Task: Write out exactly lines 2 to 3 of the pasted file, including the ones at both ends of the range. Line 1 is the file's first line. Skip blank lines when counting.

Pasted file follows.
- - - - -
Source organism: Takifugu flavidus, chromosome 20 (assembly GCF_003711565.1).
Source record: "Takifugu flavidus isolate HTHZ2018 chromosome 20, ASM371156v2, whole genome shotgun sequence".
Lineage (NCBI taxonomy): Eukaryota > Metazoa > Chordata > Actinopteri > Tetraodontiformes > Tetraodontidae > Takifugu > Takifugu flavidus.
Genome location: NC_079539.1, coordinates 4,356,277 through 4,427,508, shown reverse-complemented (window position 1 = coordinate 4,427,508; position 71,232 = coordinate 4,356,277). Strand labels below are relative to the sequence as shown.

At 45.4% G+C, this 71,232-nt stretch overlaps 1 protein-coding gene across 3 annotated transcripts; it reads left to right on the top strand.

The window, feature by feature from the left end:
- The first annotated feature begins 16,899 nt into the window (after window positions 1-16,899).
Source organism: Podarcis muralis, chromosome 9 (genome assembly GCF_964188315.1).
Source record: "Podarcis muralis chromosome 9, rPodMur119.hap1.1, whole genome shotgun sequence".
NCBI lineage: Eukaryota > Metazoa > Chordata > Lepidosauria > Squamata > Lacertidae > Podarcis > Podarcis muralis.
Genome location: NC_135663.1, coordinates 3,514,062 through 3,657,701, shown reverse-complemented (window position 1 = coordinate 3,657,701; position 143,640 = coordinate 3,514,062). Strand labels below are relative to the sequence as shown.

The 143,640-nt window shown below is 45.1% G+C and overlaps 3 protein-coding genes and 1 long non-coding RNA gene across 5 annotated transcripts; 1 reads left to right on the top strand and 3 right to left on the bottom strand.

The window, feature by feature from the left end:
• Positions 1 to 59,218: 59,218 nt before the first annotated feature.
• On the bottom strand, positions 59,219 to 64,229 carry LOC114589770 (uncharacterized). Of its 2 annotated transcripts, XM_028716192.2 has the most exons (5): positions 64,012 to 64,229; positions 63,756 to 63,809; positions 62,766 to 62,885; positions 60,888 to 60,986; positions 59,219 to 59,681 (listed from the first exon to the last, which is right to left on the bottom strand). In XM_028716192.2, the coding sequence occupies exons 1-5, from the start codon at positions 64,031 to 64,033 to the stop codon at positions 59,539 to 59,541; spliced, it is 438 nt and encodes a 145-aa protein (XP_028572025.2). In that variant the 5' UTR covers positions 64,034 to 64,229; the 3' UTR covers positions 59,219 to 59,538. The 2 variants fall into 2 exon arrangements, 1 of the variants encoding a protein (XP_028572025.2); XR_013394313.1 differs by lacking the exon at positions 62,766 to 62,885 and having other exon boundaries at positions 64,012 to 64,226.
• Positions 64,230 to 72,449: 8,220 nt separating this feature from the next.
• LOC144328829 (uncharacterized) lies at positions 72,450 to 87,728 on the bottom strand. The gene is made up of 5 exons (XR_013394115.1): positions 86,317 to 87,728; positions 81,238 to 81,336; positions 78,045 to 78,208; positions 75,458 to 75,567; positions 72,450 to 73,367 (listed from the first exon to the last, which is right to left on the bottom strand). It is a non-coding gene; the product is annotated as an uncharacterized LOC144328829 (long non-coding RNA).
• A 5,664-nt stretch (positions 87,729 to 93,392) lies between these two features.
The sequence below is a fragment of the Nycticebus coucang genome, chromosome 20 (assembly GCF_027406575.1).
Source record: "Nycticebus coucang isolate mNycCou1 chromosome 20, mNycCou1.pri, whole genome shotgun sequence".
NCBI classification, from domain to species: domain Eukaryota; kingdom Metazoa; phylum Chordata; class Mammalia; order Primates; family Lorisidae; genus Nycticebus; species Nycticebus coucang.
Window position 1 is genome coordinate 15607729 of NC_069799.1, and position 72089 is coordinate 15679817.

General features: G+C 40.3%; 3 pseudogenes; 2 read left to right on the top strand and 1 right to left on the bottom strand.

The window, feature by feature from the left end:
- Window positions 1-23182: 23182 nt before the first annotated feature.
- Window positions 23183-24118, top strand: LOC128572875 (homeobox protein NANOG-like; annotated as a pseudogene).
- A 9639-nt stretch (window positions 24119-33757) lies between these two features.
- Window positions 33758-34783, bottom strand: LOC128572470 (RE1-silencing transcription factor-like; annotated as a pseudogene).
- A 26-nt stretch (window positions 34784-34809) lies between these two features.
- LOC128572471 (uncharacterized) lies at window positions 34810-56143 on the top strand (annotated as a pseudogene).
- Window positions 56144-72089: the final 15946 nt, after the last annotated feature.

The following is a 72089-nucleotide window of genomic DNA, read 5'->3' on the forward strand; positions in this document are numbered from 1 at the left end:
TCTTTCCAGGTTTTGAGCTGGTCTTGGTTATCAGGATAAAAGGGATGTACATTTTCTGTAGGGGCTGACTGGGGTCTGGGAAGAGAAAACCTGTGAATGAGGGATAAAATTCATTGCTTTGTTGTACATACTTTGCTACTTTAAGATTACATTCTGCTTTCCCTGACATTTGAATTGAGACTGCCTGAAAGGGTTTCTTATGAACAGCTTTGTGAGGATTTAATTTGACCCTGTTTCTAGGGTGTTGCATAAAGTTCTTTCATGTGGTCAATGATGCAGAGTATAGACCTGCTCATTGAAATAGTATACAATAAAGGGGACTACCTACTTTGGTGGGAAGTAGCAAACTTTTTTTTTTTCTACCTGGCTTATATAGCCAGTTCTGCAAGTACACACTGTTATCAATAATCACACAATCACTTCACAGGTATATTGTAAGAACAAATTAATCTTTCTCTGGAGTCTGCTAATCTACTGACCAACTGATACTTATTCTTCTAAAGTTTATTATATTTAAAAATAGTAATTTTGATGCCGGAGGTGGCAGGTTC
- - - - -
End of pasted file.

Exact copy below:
Source record: "Takifugu flavidus isolate HTHZ2018 chromosome 20, ASM371156v2, whole genome shotgun sequence".
Lineage (NCBI taxonomy): Eukaryota > Metazoa > Chordata > Actinopteri > Tetraodontiformes > Tetraodontidae > Takifugu > Takifugu flavidus.